Apr 10, 2009
Trust Agents in the Time/Space-Shifting Continuum
A slightly different version of this post originally appeared on Aquent’s Talent Blog, February 16, 2009
The concepts of time-shifting and place-shifting (originally called “space-shifting”) come from the realm of consumer electronics. The classic time-shifting device is TiVo, which allows you to “shift” the time of your favorite TV programs to a time of your choosing. On the place-shifting front, Sony, HAVA, and Sling Media, among others, have devices which allow you to change the “place” where you consume media by sending TV shows to your PC, for example. You could also think of the iPod/iPhone as doing the same thing with your music and videos.
At least one denizen of the interwebs, Nari Kannan, postulates that the ability to shift time and/or place is an essential element of technical innovation. He writes, “Placeshifting in the larger context with the widespread adoption of the Internet enabled Outsourcing and Offshoring! Work is not tethered to one location anymore.” We find the same idea, mutatis mutandi, expressed in this article on the future of electronic design, “The Internet dissolves international boundaries, creating a time- and place-shifting global village of design and engineering.”
Any work whose end-product is an electronic file (which could be a text document or a feature film) requires solely that collaborators be connected electronically, not spatial proximity. In fact, the only complication introduced by the fact that the end-product takes a more material form, a chair, for example, is that the collaborators must each on their end be connected to some physical transport system such as that run by FedEx or UPS.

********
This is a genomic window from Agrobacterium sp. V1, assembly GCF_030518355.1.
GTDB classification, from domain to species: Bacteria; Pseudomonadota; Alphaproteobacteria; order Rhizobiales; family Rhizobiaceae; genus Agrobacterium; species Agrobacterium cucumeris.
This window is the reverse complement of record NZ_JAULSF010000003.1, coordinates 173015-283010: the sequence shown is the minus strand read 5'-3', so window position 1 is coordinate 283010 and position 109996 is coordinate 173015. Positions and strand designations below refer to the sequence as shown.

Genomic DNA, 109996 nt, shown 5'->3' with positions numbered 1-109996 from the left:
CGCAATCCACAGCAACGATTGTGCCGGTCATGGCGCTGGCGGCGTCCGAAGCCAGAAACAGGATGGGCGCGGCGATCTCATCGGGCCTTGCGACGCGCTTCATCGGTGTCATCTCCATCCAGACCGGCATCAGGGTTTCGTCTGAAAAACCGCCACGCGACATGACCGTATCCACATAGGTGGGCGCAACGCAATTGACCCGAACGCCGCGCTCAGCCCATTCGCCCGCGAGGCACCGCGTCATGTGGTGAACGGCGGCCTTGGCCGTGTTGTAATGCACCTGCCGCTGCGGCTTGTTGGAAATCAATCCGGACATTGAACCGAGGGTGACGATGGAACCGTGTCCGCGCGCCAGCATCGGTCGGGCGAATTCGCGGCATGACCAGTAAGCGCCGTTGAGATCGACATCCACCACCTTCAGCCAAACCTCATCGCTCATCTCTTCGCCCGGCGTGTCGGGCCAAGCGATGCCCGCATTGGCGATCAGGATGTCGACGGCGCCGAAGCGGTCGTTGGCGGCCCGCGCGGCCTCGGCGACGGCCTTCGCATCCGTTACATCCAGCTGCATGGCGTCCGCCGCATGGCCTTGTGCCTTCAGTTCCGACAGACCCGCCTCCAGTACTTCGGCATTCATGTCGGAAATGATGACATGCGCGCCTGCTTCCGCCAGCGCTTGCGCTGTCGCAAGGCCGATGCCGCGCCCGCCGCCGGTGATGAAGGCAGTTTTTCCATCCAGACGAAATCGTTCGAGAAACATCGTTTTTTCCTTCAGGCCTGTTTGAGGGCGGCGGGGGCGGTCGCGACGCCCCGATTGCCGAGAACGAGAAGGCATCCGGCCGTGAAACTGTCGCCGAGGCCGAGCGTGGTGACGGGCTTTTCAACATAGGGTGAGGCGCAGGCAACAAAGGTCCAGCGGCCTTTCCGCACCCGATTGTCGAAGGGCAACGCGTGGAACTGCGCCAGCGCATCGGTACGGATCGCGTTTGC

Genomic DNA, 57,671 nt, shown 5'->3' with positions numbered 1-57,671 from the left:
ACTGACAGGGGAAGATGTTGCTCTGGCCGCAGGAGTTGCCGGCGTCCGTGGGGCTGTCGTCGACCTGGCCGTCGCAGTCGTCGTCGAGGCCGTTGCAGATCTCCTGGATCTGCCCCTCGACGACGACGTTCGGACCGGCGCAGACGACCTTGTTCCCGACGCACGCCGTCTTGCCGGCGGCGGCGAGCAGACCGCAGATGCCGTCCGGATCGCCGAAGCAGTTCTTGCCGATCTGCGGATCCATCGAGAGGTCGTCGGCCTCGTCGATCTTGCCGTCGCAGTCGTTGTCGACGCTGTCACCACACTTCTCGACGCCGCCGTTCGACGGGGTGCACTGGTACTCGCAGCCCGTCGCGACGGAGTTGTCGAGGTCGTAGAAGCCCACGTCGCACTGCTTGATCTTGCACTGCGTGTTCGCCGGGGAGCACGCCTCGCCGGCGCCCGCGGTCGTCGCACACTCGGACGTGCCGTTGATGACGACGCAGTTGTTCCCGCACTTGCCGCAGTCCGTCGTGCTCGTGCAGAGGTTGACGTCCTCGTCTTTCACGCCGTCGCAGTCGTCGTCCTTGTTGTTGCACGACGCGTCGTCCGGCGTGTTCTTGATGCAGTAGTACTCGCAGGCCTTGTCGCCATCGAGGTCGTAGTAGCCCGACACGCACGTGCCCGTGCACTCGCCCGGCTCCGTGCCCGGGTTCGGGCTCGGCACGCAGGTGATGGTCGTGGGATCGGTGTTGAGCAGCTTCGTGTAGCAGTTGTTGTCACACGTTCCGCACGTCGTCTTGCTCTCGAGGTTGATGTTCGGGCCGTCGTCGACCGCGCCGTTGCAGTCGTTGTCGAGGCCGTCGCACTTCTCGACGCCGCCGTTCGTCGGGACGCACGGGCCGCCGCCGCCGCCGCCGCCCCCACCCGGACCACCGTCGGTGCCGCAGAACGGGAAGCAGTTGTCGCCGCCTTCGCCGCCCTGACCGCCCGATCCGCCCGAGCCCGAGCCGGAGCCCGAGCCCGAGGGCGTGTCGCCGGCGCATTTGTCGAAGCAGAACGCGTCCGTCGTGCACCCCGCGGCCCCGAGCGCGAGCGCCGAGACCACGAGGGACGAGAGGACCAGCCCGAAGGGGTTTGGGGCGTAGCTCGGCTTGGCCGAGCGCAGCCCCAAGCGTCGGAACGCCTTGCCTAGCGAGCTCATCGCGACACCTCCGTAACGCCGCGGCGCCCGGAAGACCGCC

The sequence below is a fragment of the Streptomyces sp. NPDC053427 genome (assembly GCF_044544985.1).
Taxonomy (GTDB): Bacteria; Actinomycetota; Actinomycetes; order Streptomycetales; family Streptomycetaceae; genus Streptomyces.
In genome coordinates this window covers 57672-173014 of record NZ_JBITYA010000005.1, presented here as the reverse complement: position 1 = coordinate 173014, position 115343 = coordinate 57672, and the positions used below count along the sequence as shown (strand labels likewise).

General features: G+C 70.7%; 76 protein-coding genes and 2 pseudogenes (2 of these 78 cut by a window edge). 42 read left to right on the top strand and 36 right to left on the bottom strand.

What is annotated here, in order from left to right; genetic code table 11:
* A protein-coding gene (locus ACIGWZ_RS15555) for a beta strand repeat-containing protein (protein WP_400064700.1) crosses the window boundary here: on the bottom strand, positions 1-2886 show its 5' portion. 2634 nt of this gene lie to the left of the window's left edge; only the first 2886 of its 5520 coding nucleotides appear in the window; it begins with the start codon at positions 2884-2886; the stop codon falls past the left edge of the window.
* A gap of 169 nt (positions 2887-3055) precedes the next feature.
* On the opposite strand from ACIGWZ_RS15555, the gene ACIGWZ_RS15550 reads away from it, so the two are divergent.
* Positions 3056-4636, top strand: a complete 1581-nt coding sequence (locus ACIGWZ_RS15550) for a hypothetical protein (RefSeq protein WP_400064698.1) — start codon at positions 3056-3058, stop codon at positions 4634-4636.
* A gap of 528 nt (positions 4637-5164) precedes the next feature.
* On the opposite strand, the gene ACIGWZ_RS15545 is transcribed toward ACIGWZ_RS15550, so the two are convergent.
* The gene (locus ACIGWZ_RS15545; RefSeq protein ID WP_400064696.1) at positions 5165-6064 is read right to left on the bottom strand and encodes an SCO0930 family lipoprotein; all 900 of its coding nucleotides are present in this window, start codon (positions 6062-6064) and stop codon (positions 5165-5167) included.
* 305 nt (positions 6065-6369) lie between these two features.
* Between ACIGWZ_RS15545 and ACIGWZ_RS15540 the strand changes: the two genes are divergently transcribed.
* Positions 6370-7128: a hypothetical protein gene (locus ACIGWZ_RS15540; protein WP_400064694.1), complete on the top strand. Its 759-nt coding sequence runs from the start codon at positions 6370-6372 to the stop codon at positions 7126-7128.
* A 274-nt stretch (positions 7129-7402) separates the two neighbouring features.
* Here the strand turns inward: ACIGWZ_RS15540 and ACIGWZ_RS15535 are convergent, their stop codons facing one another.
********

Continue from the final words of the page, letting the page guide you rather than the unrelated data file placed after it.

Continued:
Given the boundary-less world of cyber-enabled work, to what extent are we still bound by geography when it comes to landing gigs or hiring people, especially since anyone can post a resume or portfolio online or advertise a job opening and it can be found by anyone with access to the web from anywhere on Earth?
When it comes to actually getting hired or hiring I believe that the only thing making physical presence in a particular geographic location necessary is trust (or, more accurately, the lack thereof). As atavastic or primitive as it may be, the most basic form of trust still rests in seeing someone with our own eyes, shaking their hand, and sizing them up by talking to them, asking them questions, and gauging their responses.
Nevertheless, people nowadays will readily work with others they have never physically met. The trust encouraging them to do so is not primarily generated by marketing and faith in governmental regulation. It depends instead on the accumulated recommendations of total strangers (as can be found in seller ratings from Amazon to eBay), and the growing reach of influencers who essentially make a career out of being trusted (Brogan calls these folk “trust agents“).
The same technology that enables time- or place-shifted collaboration in myriad domains has also fostered the growth of globe-spanning trust networks. And that, in the end, may turn out to be its most revolutionary effect.
Image Courtesy of Kevin Krejci.